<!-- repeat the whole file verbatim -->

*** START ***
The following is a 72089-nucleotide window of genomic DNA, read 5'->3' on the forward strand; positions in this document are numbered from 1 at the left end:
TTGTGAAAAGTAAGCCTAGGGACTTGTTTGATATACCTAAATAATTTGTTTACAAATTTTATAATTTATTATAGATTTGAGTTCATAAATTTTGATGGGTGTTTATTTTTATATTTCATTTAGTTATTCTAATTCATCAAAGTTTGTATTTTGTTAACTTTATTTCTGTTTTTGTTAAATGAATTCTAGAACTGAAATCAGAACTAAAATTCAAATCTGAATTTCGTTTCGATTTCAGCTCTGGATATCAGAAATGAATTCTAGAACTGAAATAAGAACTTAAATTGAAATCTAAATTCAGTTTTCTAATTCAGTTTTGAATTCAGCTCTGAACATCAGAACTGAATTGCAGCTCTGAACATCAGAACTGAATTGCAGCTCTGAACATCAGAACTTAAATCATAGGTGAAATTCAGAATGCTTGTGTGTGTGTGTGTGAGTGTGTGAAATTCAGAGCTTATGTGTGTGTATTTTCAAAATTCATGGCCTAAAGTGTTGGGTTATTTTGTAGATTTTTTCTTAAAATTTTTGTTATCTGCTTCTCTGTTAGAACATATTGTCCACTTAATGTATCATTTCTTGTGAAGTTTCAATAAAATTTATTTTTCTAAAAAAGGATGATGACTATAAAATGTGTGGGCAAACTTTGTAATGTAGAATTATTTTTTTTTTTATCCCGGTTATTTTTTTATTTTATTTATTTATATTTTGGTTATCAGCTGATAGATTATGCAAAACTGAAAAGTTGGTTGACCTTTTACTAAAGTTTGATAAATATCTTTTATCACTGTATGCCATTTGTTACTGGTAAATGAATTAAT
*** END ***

The following is a 72089-nucleotide window of genomic DNA, read 5'->3' on the forward strand; positions in this document are numbered from 1 at the left end:
TTGTGAAAAGTAAGCCTAGGGACTTGTTTGATATACCTAAATAATTTGTTTACAAATTTTATAATTTATTATAGATTTGAGTTCATAAATTTTGATGGGTGTTTATTTTTATATTTCATTTAGTTATTCTAATTCATCAAAGTTTGTATTTTGTTAACTTTATTTCTGTTTTTGTTAAATGAATTCTAGAACTGAAATCAGAACTAAAATTCAAATCTGAATTTCGTTTCGATTTCAGCTCTGGATATCAGAAATGAATTCTAGAACTGAAATAAGAACTTAAATTGAAATCTAAATTCAGTTTTCTAATTCAGTTTTGAATTCAGCTCTGAACATCAGAACTGAATTGCAGCTCTGAACATCAGAACTGAATTGCAGCTCTGAACATCAGAACTTAAATCATAGGTGAAATTCAGAATGCTTGTGTGTGTGTGTGTGAGTGTGTGAAATTCAGAGCTTATGTGTGTGTATTTTCAAAATTCATGGCCTAAAGTGTTGGGTTATTTTGTAGATTTTTTCTTAAAATTTTTGTTATCTGCTTCTCTGTTAGAACATATTGTCCACTTAATGTATCATTTCTTGTGAAGTTTCAATAAAATTTATTTTTCTAAAAAAGGATGATGACTATAAAATGTGTGGGCAAACTTTGTAATGTAGAATTATTTTTTTTTTTATCCCGGTTATTTTTTTATTTTATTTATTTATATTTTGGTTATCAGCTGATAGATTATGCAAAACTGAAAAGTTGGTTGACCTTTTACTAAAGTTTGATAAATATCTTTTATCACTGTATGCCATTTGTTACTGGTAAATGAATTAAT